The Toyota Sequoia has been around for a while. It was introduced in 2001 as a full-size SUV meant to fill the gap between the Toyota Land Cruiser and the Toyota 4Runner. As it is with many cars, it comes with problems that are unique to it.
This makes it necessary to know which Toyota Sequoia years to avoid. The information provided in this article is based on the problems recorded for each model. We’ll also tell you about the Sequoia years that are safest to buy.
Quick Answer: Avoid Toyota Sequoia Year Models 2001, 2002, 2003, 2004, 2005, 2006, 2007, 2008
We recommend staying away from Toyota Sequoia models manufactured between 2001 and 2008. Compared to models made after 2008, earlier versions of this full-size SUV recorded severe defects in their construction and drivability.
The Toyota Sequoia seems to have been plagued by several issues in its early years. The most common include brake, body/paint, steering, engine, and suspension failure—these present safety issues.
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Which Toyota Sequoia Models are Safe to Buy Used?
The Sequoia has been around for about two decades now. In that time, it has gone through various changes and improvements to make it the vehicle it is today. As mentioned earlier, the first models made between 2001 and 2008 weren’t that reliable.
However, there are still plenty more to choose from that provide excellent service and reliability. Owners of these model years have reported fewer problems when compared to earlier owners. We recommend buying the following Toyota Sequoia year models:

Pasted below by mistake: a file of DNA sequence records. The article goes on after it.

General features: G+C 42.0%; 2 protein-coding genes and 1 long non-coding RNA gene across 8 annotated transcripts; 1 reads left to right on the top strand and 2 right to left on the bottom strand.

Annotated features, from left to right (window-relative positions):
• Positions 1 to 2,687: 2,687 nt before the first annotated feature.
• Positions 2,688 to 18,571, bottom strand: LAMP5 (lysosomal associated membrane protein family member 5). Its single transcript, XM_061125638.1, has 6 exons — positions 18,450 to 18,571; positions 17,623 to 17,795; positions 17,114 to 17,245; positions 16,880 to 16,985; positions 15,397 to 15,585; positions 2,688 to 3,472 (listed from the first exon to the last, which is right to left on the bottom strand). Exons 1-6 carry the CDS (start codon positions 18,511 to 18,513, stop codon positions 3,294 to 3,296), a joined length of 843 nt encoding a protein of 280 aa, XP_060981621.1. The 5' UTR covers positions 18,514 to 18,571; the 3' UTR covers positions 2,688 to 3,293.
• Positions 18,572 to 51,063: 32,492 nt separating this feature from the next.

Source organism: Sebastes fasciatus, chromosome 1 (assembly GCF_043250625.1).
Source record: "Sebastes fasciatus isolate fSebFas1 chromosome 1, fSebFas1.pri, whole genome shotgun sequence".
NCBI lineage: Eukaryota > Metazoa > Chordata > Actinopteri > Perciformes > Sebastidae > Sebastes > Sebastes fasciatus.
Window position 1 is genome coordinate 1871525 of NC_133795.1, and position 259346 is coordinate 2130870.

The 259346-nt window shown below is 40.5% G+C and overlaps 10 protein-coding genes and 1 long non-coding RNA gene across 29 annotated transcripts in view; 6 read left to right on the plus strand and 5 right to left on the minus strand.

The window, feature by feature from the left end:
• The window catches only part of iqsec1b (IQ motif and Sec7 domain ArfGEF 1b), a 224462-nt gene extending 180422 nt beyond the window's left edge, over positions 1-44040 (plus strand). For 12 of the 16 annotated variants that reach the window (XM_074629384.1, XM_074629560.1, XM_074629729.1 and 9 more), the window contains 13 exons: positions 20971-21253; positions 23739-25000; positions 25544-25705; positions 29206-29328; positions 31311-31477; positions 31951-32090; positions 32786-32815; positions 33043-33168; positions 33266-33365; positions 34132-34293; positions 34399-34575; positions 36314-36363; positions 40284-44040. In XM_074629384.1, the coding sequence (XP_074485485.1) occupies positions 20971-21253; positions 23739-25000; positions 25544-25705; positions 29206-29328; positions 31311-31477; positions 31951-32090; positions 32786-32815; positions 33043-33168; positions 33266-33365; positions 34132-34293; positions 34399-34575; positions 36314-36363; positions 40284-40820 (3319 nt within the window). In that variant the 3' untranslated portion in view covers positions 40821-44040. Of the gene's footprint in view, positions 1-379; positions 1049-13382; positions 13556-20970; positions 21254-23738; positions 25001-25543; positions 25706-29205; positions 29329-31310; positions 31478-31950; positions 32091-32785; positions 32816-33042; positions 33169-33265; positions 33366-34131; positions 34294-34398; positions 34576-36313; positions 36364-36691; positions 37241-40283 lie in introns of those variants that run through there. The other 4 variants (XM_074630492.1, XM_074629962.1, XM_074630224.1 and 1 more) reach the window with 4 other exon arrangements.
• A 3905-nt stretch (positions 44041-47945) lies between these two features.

- 2009 Toyota Sequoia
- 2010 Toyota Sequoia
- 2011 Toyota Sequoia
- 2012 Toyota Sequoia
- 2013 Toyota Sequoia
- 2014 Toyota Sequoia
- 2015 Toyota Sequoia
- 2016 Toyota Sequoia
- 2017 Toyota Sequoia
- 2018 Toyota Sequoia
- 2019 Toyota Sequoia
- 2020 Toyota Sequoia
- 2021 Toyota Sequoia
Looking at the progression of the Toyota Sequoia, it’s easy to tell that after 2008, Toyota made some significant changes to ensure the vehicle was more reliable. The first generation, which ran from 2001 to 2007, seemed to have had many problems.
The second generation brought significant improvements, such as a rear independent suspension that improved ride comfort. Models made since 2009 have produced fewer complaints. Most of the problems involve the brakes and engine.
It’s good to point out that the complaints are very few and far between. Some model years barely produced any complaints at all. For others, only one or two complaints were made. Most vehicles that registered any problems had already covered more than 100,000 miles. This shows that the Toyota Sequoia is a reliable vehicle that does not disappoint.
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Which Toyota Sequoia Years to Avoid
There are several Toyota Sequoia years that you should avoid. Most of these cover the earlier models made between 2001 and 2008. They don’t do well when offering the reliability needed by most drivers. Below is a list of Toyota Sequoia years to avoid.
- 2001 Toyota Sequoia
- 2002 Toyota Sequoia
- 2003 Toyota Sequoia
- 2004 Toyota Sequoia